By Laura Silva / Source: The Silva Method
As Silva students, we're fortunate enough to have tips and techniques that can naturally help us achieve happiness. This of course, include meditation, which is the key ingredient used in all of Silva Method's exercises.
Meditation helps us to relax our mind and body while giving us physical as well as inner peace. It heals stress, anxiety as well as depression.
We already know that engaging in activities that relieve you from stress, anxiety and depression, such as meditation, can reduce the negative energies in our system leading to happiness.
Unfortunately, there are still so many out there who have yet to experience its wondrous benefits.
So, in their quest to achieve happiness, they try various methods that may include medication, drugs and other adrenaline-rushing activities which just aren't healthy in the long run.
For this reason alone, I am very happy to see that meditation is being recognized more and more in the medical world for its natural and permanent benefits.
Here's an article written by Janis Whitlock (MPH, PhD), which talks about the increasing number of those addicted to unnatural methods in their quest to find happiness, but with less than positive results.
According to Janis, with the quest for happiness, as it is socially and culturally defined in most western nations, comes heightened risk for addictions of all sorts - particularly for youth.
The article elaborated on the science of addiction, which reveals that when someone struggles with substance abuse or process addictions present in our culture such as food, sex, gambling, self-harming behaviors, or even excessive Internet usage or workaholism, the pay-off is the same: increased levels of "feel good" chemicals.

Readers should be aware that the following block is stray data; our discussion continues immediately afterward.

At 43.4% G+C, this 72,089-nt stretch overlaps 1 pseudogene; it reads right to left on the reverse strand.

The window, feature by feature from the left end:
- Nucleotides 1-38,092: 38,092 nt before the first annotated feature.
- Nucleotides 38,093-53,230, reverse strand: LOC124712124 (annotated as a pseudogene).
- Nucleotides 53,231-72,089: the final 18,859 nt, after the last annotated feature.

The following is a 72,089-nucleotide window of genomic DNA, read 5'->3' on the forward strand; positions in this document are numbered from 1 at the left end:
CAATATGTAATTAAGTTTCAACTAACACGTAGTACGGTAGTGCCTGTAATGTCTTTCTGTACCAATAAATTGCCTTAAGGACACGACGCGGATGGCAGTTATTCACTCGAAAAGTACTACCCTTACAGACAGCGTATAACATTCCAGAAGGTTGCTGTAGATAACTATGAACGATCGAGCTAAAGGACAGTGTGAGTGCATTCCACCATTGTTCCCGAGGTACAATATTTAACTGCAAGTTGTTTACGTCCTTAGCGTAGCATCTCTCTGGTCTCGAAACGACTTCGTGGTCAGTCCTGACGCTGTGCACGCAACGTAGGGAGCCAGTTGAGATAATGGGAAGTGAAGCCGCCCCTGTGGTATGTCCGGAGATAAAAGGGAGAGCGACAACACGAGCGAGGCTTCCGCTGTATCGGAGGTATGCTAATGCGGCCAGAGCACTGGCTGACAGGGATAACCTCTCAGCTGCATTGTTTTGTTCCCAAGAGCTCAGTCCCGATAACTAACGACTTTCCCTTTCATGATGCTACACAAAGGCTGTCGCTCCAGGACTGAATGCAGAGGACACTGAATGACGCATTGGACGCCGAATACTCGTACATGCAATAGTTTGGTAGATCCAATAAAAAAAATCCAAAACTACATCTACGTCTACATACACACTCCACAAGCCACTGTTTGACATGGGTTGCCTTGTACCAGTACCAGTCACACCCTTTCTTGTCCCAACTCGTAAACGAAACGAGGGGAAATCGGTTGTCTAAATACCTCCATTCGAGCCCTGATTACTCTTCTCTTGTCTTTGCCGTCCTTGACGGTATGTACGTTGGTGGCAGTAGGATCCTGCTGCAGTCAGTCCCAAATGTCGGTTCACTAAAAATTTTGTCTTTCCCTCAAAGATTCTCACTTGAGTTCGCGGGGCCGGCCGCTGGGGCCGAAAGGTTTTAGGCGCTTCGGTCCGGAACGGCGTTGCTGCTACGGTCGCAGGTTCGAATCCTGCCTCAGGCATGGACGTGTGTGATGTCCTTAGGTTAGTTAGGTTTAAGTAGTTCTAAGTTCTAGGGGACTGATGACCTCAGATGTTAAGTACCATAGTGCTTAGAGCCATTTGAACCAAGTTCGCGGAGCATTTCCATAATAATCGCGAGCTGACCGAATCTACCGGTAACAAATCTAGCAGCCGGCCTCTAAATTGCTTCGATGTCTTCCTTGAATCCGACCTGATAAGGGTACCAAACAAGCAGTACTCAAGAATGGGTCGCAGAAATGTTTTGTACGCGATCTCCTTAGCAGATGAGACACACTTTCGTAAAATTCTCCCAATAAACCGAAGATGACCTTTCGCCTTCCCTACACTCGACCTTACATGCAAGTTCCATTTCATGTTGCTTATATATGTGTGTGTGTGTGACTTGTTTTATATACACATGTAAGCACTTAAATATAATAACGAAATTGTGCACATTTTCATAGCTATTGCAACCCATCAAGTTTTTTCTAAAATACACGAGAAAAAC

All of these behaviors increase levels of "happiness" chemicals such as dopamine, serotonin, endogenous opiods, and norepinephrine - at least for a short while.
Meditation, meanwhile, provides the much sought-after positive and permanent qualities that so many are searching for:
Increased understanding of the neurology of contentment suggests that practices such as meditation and contemplation may hold the key to real and lasting happiness
Studies of long-term meditators by researchers such as Richard Davidson from the UW-Madison Laboratory for Affective Neuroscience show that meditation is linked to significant activity in the left prefrontal cortex - areas of the brain linked to positive emotion
Studies of the effect of meditation on mental health typically show meditation linked to significantly less trait anxiety and negative affect, enhanced levels of circulating antibodies and the high-frequency gamma waves associated with higher mental activity
Similarly, as reviewed in Stefan Klein's book, The Science of Happiness, long-term compassion-focused meditation has been linked to the most intense left-sided, happiness-related brain activity ever recorded
These studies have shown that the effects of meditation are believed to be permanent.
Edited by: Lawyer Asad